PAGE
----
Poker is a game of psychological warfare:

  • “Is my opponent bluffing?”
  • “Why would he bet so big?”
  • “Does the story he’s telling make sense?”

The meta game refers to trying to get inside your opponent’s head and figure out what they’re doing and why they’re doing what they’re doing.

Here are a few factors that might influence this:

  • Why did my opponent do what they did?
  • How they want me to perceive it?
  • What action are they trying to provoke from me?
  • How should I respond appropriately?

If you’re able to figure out what your opponent is thinking, you only need to be one step ahead to profit from them in the long-run.

However, as with most things, the whole aspect of meta game isn’t so cut-n’-dry. There are many complex considerations and constant adjustments one has to be making. Let’s dive in to learn more about it!

Table of Contents 

Meta Game: Getting Inside Your Opponent’s Head

There are a couple of “levels of thinking” to understand in poker to simplify the concept of the meta game:

  • Level 0 – I don’t care about my cards or know what I’m doing.
  • Level 1 – What are my cards?
  • Level 2 – What are my opponent’s cards?
  • Level 3 – What does my opponent think I have?
  • Level 4 – What does my opponent think that I think that he has?
  • Level 5 – Etc.

flip-top headTo correspond with that, here

are some thoughts that players might have on those different levels:

  • Level 0: I don’t know what I’m doing, so every action I take is random.
  • Level 1: I have a good hand. I bet.
  • Level 2: I think my opponent might have a weak holding. I’m going to bet to try to bluff him off the pot.
  • Level 3: I currently have a loose, bluffy, aggressive table image. My opponents will perceive me as being bluff-heavy when I bet. I will value bet more frequently and avoid bluffing, as my opponents are likely to call me down, lighter and/or more often.
  • Level 4: Because my adept opponents will likely expect me to play tighter and more value-based because of my looser, bluff-heavy table image. I can continue to intensely bluff because they’ll expect me to have good hands now to compensate. 

How to Beat the Meta Game in Poker

In essence, the way to beat your opponents in terms of meta game is to simply be one step ahead of their thinking. 

In other words, counteract their play by being just one level above them.

  • Versus Level 0, be Level 1 and play your hands according to their strength.

  • Versus Level 1, be Level 2 and think about what your opponent might have.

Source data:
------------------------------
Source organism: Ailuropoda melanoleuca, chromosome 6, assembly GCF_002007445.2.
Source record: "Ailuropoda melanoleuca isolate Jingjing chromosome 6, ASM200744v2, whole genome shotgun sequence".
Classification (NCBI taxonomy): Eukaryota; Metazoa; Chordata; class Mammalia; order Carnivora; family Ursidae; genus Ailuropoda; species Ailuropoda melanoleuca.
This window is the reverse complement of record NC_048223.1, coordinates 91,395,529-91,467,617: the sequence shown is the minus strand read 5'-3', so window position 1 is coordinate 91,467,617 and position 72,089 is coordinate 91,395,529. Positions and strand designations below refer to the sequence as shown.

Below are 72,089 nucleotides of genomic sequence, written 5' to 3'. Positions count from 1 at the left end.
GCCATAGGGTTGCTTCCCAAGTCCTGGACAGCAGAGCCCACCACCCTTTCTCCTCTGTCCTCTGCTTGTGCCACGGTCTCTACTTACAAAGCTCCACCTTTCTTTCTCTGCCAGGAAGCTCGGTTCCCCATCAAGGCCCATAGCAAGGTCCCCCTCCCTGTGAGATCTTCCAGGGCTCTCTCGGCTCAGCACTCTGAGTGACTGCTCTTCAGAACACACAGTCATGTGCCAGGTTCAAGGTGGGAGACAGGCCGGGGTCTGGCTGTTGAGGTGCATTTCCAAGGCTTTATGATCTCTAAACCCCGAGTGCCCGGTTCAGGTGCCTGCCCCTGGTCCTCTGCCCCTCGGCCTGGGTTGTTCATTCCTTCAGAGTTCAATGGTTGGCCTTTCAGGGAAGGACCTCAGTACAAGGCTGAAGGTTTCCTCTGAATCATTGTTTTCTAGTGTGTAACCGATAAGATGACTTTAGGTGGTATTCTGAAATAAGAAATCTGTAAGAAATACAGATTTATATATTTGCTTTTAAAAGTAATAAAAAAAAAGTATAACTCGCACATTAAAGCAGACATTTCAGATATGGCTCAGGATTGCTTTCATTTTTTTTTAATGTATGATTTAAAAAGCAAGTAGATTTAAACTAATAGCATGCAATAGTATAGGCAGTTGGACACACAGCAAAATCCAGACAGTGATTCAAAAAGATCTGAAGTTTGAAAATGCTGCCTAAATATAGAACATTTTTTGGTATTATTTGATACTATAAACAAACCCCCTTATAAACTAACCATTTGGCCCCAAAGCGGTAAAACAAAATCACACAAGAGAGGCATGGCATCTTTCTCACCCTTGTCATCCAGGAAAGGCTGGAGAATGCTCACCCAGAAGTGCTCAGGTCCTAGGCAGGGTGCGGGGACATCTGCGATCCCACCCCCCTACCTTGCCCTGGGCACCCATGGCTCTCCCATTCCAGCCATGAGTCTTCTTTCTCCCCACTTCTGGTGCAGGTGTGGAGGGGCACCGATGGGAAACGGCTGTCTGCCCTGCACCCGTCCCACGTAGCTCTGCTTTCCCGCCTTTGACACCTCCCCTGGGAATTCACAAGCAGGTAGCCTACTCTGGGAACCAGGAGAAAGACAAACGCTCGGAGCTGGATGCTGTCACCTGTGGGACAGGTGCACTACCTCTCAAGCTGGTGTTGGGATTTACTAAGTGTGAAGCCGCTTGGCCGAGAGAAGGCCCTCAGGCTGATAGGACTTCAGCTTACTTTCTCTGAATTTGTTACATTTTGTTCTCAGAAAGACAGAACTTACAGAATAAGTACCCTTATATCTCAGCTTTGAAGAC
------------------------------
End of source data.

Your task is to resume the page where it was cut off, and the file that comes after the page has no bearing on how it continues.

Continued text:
• Versus Level 2, be Level 3 and think about how your opponent will perceive you.

  • Versus Level 3, be Level 4 and think about how your opponent will think you perceive them.

Meta Game Poker: Going Full Circle

You can see as the levels increase further, the deeper down the rabbit hole one can go in terms of their thinking. 

This thought-process can be dangerous if you - 

  1. Incorrectly assume which level your opponent is on, especially if they’re capable of adjusting to your play themselves.

  2. Level yourself down the rabbit hole while your opponent stays on the same level as before.

As such, it’s always crucial to stay focused and pay attention at the poker table. Use any information you can gain to understand how your opponent might thinking over the course of a session (and how this might change). Also, how skilled they might be in adjusting their levels of thinking from hand to hand and against certain opponents. 

Be aware that if your opponent’s skill level is high, he might be looking to counteract you with a meta-game advantage and try to be getting inside your head, too!

Poker Strategy and Meta Game: GTO vs Exploitative 

Against the toughest players, using a game-theory optimal (GTO) strategy (with balanced ranges and generally-complex betting strategies and frequencies) is a sound way to go. Otherwise, all you’re doing is playing a guessing game as to what level they’re on and whether or not they have a good hand.

By playing perfect GTO poker, your profit will only come from the mistakes your opponents make. It should also be noted that in this play style, you don’t need to “get in your opponent’s head” so-to-speak, to show a profit. 

That said, though, most opponents are not able to play perfectly like a super-computer. There are massive exploitations that become quite evident in a player’s strategies through quick observation, and more money can be made against players like this using an exploitative approach, instead of a GTO one.

Even players from the nosebleed levels have divulged that there is so much more exploitative play going on at the highest stakes than there is GTO play.

two players sitting face to face

As such,appropriately assimilating and counteracting the meta game is part of developing a good, exploitative poker strategy. When you’re playing the player and trying to stay one step above them on the ladder, doing everything correctly and by GTO-standards isn’t as necessary. 

You can make more money using an exploitative approach.

Generate More Meta Game Profit vs Weaker Players

In a game where the skill curve is flatting from one opponent to the next, it’s essential to remember where your profit margins come from in poker. That income is mostly from the fish - the inexperienced, losing players.